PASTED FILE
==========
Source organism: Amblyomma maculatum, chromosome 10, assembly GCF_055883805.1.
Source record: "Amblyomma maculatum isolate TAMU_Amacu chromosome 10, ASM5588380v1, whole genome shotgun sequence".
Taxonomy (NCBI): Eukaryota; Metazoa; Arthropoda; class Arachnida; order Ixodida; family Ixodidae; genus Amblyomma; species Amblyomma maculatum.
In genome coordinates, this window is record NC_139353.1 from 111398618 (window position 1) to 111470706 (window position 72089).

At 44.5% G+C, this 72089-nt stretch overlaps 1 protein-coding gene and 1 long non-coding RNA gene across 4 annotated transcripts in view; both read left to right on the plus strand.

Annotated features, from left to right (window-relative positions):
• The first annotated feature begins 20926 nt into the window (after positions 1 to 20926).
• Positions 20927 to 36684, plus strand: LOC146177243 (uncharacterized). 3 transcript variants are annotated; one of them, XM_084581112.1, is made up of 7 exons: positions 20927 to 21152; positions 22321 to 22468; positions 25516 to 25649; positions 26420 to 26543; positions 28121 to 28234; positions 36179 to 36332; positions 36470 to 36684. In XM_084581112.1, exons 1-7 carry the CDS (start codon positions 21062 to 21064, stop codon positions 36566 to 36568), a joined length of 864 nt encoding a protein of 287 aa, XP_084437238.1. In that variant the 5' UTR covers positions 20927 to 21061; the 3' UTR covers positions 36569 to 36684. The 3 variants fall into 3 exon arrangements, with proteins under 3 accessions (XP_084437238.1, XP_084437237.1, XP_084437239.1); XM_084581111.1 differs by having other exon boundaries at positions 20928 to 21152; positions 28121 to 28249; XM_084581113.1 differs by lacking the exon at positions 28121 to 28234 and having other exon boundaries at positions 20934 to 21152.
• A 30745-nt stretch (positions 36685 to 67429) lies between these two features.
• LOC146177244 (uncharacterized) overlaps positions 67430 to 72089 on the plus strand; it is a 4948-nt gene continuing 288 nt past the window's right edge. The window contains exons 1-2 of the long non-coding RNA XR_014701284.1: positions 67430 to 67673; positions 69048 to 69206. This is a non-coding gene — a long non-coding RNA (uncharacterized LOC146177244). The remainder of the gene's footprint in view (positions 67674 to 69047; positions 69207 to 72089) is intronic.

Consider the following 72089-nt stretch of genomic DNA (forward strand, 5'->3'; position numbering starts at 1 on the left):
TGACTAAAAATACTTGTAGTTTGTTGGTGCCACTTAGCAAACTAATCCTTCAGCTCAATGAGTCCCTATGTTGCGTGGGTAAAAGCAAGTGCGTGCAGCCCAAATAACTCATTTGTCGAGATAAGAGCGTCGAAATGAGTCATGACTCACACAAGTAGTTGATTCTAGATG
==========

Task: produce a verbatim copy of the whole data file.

Source organism: Amblyomma maculatum, chromosome 10, assembly GCF_055883805.1.
Source record: "Amblyomma maculatum isolate TAMU_Amacu chromosome 10, ASM5588380v1, whole genome shotgun sequence".
Taxonomy (NCBI): Eukaryota; Metazoa; Arthropoda; class Arachnida; order Ixodida; family Ixodidae; genus Amblyomma; species Amblyomma maculatum.
In genome coordinates, this window is record NC_139353.1 from 111398618 (window position 1) to 111470706 (window position 72089).

At 44.5% G+C, this 72089-nt stretch overlaps 1 protein-coding gene and 1 long non-coding RNA gene across 4 annotated transcripts in view; both read left to right on the plus strand.

Annotated features, from left to right (window-relative positions):
• The first annotated feature begins 20926 nt into the window (after positions 1 to 20926).
• Positions 20927 to 36684, plus strand: LOC146177243 (uncharacterized). 3 transcript variants are annotated; one of them, XM_084581112.1, is made up of 7 exons: positions 20927 to 21152; positions 22321 to 22468; positions 25516 to 25649; positions 26420 to 26543; positions 28121 to 28234; positions 36179 to 36332; positions 36470 to 36684. In XM_084581112.1, exons 1-7 carry the CDS (start codon positions 21062 to 21064, stop codon positions 36566 to 36568), a joined length of 864 nt encoding a protein of 287 aa, XP_084437238.1. In that variant the 5' UTR covers positions 20927 to 21061; the 3' UTR covers positions 36569 to 36684. The 3 variants fall into 3 exon arrangements, with proteins under 3 accessions (XP_084437238.1, XP_084437237.1, XP_084437239.1); XM_084581111.1 differs by having other exon boundaries at positions 20928 to 21152; positions 28121 to 28249; XM_084581113.1 differs by lacking the exon at positions 28121 to 28234 and having other exon boundaries at positions 20934 to 21152.
• A 30745-nt stretch (positions 36685 to 67429) lies between these two features.
• LOC146177244 (uncharacterized) overlaps positions 67430 to 72089 on the plus strand; it is a 4948-nt gene continuing 288 nt past the window's right edge. The window contains exons 1-2 of the long non-coding RNA XR_014701284.1: positions 67430 to 67673; positions 69048 to 69206. This is a non-coding gene — a long non-coding RNA (uncharacterized LOC146177244). The remainder of the gene's footprint in view (positions 67674 to 69047; positions 69207 to 72089) is intronic.

Consider the following 72089-nt stretch of genomic DNA (forward strand, 5'->3'; position numbering starts at 1 on the left):
TGACTAAAAATACTTGTAGTTTGTTGGTGCCACTTAGCAAACTAATCCTTCAGCTCAATGAGTCCCTATGTTGCGTGGGTAAAAGCAAGTGCGTGCAGCCCAAATAACTCATTTGTCGAGATAAGAGCGTCGAAATGAGTCATGACTCACACAAGTAGTTGATTCTAGATG